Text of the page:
• Indigenous place-remaking in McGill’s third century: Indigeneity in infrastructure projects, including Bicentennial sculpture; growing the Indigenous Studies Program from a Minor into an Institute
  • Visioning the growth of Indigenous people at McGill in the next 50 years with a goal to reach proportional representation at the university as is in Canada (presently 4.9%)

Annual Events

National Indigenous Peoples' Day (June 21)

The Hiawatha Wampum Belt flag flying from the Arts Building on McGill University's downtown campus.

June 21st is National Indigenous Peoples' Day. Since June 2018, McGill has flown the Hiawatha Wampum Belt Flag from the McCall MacBain Arts Building to recognize this day. The McGill Reporter has written articles about the first flag raising and about the 2023 flag raising

A framed Hiawatha Wampum Belt sits in front of a garden at McGill.

As the McGill Reporter writes, "The flag is a centuries-old symbol marking unity and peace between the Seneca, Cayuga, Onondaga, Oneida, and Mohawk nations." For more information about the Hiawatha Wampum Belt, visit the Onondaga Nation's webpage.

The Provost’s Task Force on Indigenous Studies and Indigenous Education included flying the Hiawatha Wampum Belt at McGill in one of the Calls to Action in the 2017 final report. 

Watch the 2023 flag-raising ceremony here:

Watch the 2022 flag-raising ceremony here:

Indigenous Awareness Weeks

Indigenous Awareness Weeks offer students, staff and faculty the opportunity to learn about Indigenous cultures, histories, and communities, promoting greater knowledge and understanding about Indigenous peoples in Canada. They aim to raise awareness and initiate an exchange of ideas on First Nations, Métis and Inuit topics within the McGill community.

Indigenous Awareness Weeks provide a space to amplify Indigenous voices and perspectives on campus.

Since 2011, invited guests have included academics, community members, Elders, and students. Topics have included health, identity, language revitalization, the Indian Act, Residential Schools, Indigenous legal traditions, Canadian policies, education, child welfare, and Indigenous ways of knowing.


View the 2021 Indigenous Awareness Weeks page.

View the  2022 Indigenous Awareness Weeks page.

View the 2023 Indigenous Awareness Weeks page.

Pow Wow

A female fancy shawl dancer in multi-coloured regalia performs at the McGill Pow Wow.

As part of Indigenous Awareness Week each year, the First Peoples’ House holds a Pow Wow on McGill University campus to celebrate its Indigenous students and their diverse cultures. The Pow Wow features activities such as traditional dancing and drumming. In addition to watching performances, visitors can browse artisan vendors, learn about student groups, and connect with Indigenous organizations.

The 2023 McGill Powwow will take place on McGill's lower campus on Friday, September 22nd. We hope to see you there!

Watch "Celebrating the 20th Anniversary of McGill’s Pow Wow: Reflections with Ellen Gabriel and others":

Watch the 2020 Virtual Pow Wow:


National Day for Truth and Reconciliation

80. We call upon the federal government, in collaboration with Aboriginal peoples, to establish, as a statutory holiday, a National Day for Truth and Reconciliation to honour Survivors, their families, and communities, and ensure that public commemoration of the history and legacy of residential schools remains a vital component of the reconciliation process.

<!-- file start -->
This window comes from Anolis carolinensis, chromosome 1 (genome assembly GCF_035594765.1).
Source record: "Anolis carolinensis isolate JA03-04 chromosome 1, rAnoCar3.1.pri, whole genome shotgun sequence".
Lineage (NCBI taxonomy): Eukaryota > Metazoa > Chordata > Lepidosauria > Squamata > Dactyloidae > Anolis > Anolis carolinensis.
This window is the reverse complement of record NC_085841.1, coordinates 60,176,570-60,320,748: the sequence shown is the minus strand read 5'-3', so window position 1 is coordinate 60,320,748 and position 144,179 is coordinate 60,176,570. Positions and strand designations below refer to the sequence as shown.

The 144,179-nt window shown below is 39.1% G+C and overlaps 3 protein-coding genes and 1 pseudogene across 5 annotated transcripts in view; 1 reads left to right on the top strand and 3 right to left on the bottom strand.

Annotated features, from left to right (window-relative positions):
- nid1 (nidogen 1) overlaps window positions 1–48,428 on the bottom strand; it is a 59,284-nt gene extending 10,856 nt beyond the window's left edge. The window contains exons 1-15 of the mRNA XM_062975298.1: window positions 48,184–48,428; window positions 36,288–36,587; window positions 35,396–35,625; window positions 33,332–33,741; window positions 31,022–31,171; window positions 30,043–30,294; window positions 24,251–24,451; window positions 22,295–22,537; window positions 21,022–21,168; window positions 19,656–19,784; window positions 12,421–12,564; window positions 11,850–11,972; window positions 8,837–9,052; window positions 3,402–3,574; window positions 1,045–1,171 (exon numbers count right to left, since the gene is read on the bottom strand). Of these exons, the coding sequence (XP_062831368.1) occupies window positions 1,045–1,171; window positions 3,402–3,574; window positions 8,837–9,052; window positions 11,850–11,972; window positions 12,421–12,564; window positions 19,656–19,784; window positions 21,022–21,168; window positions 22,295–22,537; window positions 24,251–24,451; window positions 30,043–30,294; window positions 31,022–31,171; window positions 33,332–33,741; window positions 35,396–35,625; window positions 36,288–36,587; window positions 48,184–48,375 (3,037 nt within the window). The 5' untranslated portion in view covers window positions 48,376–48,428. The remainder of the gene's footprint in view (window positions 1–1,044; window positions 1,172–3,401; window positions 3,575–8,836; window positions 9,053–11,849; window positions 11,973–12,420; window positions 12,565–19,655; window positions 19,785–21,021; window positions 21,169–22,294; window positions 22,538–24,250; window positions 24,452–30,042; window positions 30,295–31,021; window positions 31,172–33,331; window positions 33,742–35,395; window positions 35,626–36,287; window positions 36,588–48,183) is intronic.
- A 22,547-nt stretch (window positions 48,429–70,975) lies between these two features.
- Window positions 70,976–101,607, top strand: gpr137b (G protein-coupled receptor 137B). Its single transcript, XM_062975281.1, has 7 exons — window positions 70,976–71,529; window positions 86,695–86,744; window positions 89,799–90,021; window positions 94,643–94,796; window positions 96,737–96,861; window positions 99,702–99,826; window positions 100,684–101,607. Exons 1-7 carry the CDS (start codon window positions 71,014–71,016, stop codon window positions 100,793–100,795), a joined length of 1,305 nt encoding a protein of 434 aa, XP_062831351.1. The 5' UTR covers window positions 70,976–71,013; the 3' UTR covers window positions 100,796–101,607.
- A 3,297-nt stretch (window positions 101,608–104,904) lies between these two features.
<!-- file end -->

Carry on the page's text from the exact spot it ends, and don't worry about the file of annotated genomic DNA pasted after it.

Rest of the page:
-Call to Action 80 from the Truth and Reconciliation Commission of Canada: Calls to Action

September 30th is the National  Day for Truth and Reconciliation. The National Day for Truth and Reconciliation is a federal statutory holiday which gives the public a chance to recognize and commemorate the intergenerational harm that residential schools have caused to Indigenous families and communities, and to honour those who have been affected by this injustice.

The National Day for Truth and Reconciliation also coincides with Orange Shirt Day, which invites people in Canada to wear orange shirts to honour the survivors of residential schools.

View the 2021 National Day for Truth and Reconciliation webpage.


Institutional Partnerships

Vancouver Island University

Read the article: Vancouver Island University and McGill Partner to Create Learning and Research Opportunities in Indigenous Studies

"Vancouver Island University and McGill University sign a Memorandum of Understanding (MOU) to explore how the institutions can work together to engage in research and academic exchanges for faculty and students in Indigenous education and Indigenous studies."

Inuit Qaujimajatuqangit: Art, Architecture and Traditional Knowledge

Inuit Qaujimajatuqangit is a travelling exhibition retracing the steps of the art integration process at the Canadian High Arctic Research Station (CHARS) following a national art competition open to Inuit artists across Inuit Nunangat.

McGill was a proud partner of the exhibition and hosted an installation the Macdonald-Harrington Building from September 8th to October 25th, 2022. For more information on the exhibition's installation at McGill, please visit the Ajuinnata at McGill landing page.

A poster for the Inuit Qaujimajatuqangit art exhibition, featuring the Canadian High Arctic Research Station and the title of the event.

Other Partnerships